I read a fascinating study today about the lack of recognition of difficulties in interpersonal relationships and the impact this has on people returning to work (Nilsen et al 2023).
When referring to "subjective health complaints", the paper defined these as:
"...characterised by symptoms with no clear biological markers, and where medical investigation offers few objective findings. The main groups of subjective health complaints – musculoskeletal and mental disorders – are the cause of the majority of both sick leave cases and sick leave days in Norway.
One of the gems for me was around the idea many of us hold that, if your absence is related to a "subjective health complaint", that a reduction in your symptoms would be required and adequate to signal that returning to work was timely and possible. However, the paper referred to recent studies that indicated that symptom reduction was only a minor positive indicator for a successful return to work and particularly with mental ill health, symptoms usually don't often reduce until after someone has returned to work.
Perhaps, given my interest in Cognitive Analytic Therapy, it shouldn't have surprised me to read this, as we don't focus on symptoms within the therapy. But as a Manager, I have almost certainly paid too much attention to whether someones symptoms had reduced before they returned to work.
So if we are focussing too much on the presence and eradication of symptoms, in order to support staff return to work, what are we perhaps missing instead?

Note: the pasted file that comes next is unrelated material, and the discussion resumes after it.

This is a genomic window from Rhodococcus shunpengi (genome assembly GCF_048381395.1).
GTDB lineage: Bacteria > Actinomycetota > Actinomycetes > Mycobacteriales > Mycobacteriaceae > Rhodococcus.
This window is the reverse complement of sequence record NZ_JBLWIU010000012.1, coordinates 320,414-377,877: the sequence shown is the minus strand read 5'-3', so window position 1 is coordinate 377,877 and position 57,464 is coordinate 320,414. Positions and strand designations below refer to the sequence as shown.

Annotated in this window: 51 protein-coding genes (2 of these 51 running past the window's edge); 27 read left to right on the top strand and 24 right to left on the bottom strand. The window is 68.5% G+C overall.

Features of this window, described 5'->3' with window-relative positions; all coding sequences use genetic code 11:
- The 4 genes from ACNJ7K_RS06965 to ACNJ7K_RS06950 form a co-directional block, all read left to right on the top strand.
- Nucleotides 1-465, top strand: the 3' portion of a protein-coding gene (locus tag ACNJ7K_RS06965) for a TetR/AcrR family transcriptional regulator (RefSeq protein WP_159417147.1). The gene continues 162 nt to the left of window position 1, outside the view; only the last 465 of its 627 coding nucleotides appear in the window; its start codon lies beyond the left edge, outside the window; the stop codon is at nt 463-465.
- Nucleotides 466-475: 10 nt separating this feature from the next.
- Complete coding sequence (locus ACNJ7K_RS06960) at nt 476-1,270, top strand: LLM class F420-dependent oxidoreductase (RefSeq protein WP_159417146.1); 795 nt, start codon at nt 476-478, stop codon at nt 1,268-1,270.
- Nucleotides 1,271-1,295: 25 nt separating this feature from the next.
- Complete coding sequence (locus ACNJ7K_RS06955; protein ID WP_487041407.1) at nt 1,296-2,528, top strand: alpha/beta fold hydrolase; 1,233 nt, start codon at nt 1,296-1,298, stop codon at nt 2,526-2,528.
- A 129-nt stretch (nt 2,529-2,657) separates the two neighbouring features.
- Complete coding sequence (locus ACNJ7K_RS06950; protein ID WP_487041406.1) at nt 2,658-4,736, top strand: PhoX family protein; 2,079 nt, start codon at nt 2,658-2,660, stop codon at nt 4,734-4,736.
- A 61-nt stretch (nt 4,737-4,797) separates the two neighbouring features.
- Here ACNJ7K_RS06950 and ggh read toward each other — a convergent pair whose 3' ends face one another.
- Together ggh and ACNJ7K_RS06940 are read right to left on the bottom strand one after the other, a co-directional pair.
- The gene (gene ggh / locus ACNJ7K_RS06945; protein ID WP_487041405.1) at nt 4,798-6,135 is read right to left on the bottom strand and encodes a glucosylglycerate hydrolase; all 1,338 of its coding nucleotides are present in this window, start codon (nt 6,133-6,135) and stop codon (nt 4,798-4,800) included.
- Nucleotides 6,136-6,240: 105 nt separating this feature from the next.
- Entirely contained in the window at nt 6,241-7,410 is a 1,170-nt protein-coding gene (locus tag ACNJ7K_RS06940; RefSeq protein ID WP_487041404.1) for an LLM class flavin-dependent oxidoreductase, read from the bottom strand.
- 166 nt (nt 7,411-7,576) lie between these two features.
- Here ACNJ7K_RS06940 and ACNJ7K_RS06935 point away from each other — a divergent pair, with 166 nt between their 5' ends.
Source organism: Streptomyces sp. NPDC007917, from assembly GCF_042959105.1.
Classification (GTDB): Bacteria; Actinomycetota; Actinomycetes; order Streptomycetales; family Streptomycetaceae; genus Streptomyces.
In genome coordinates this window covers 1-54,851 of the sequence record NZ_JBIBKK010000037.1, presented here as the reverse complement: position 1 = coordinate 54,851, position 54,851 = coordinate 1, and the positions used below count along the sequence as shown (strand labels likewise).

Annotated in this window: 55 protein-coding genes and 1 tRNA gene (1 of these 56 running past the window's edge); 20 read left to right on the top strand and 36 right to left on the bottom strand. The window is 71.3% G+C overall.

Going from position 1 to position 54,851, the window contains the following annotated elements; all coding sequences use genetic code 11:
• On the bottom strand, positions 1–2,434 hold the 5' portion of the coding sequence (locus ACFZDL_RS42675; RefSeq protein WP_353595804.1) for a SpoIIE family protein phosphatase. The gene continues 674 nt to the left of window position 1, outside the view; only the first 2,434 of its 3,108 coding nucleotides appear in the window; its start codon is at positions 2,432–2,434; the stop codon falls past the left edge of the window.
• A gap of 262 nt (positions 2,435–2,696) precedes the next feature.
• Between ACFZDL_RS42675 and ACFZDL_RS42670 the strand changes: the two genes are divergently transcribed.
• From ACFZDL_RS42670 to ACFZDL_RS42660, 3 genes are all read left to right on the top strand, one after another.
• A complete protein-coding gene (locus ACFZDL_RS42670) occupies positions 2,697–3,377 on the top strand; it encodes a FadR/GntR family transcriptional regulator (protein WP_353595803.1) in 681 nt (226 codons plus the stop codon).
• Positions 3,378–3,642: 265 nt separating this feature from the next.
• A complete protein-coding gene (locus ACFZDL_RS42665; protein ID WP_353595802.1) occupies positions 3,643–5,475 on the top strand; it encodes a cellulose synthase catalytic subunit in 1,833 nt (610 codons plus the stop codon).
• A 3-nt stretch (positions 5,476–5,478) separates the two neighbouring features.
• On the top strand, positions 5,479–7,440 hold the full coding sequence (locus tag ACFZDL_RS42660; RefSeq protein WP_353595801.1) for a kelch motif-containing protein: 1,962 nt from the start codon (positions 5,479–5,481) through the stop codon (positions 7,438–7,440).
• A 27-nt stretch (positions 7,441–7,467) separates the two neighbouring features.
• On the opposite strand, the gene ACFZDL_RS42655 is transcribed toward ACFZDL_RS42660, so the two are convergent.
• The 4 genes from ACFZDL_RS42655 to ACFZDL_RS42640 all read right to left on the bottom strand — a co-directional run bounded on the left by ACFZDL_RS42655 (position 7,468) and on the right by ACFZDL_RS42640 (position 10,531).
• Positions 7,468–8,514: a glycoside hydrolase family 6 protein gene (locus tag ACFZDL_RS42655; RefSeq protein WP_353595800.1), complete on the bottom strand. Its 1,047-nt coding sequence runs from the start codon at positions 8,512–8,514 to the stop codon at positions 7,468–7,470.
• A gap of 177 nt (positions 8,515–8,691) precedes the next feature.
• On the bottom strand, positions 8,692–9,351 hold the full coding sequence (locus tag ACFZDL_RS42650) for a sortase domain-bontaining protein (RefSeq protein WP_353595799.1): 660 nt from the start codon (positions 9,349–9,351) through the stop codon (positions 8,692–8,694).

The presence of good social relationships in work is actually a really strong indicator for successful returns and arguably, recovery from mental ill health in general. Being able to feel close with colleagues and engaged in meaningful activities are after all, positive steps that you can take to improve your mental health.
Of course you can't apply this hastily to all situations, some nuance is required, particularly if work itself is the cause of the ill health. But it seems that there is more of a subtle balance between the presence and number of symptoms and at which point returning to work is actually more helpful in someones recovery. These studies would argue that it is certainly not when the symptom count is at zero.
When staff feel that they are valued and that their colleagues are supportive, they are more likely to return to work with positive outcomes and sustained improvements in their health. How we proactively encourage and foster positive working social relationships in our offices can't be overstated.
Maybe asking "what can we do to help you manage coming back to work" is a better question than "are you feeling better and ready to come back to work?"
Are you interested to learn more about your own relational traits when it comes to your work and the relationships you have with your colleagues, team or boss?
If so, get in touch with us at firstname.lastname@example.org and ask us about our new pilot for Professional Reformulation we are beginning in October 2023.
Nilsen, D.A., Nissen, O., Nordfjærn, T. et al. Who Returns to work? Exploring the Role of Interpersonal Problems in Occupational Rehabilitation. J Occup Rehabil (2023). https://doi.org/10.1007/s10926-022-10091-2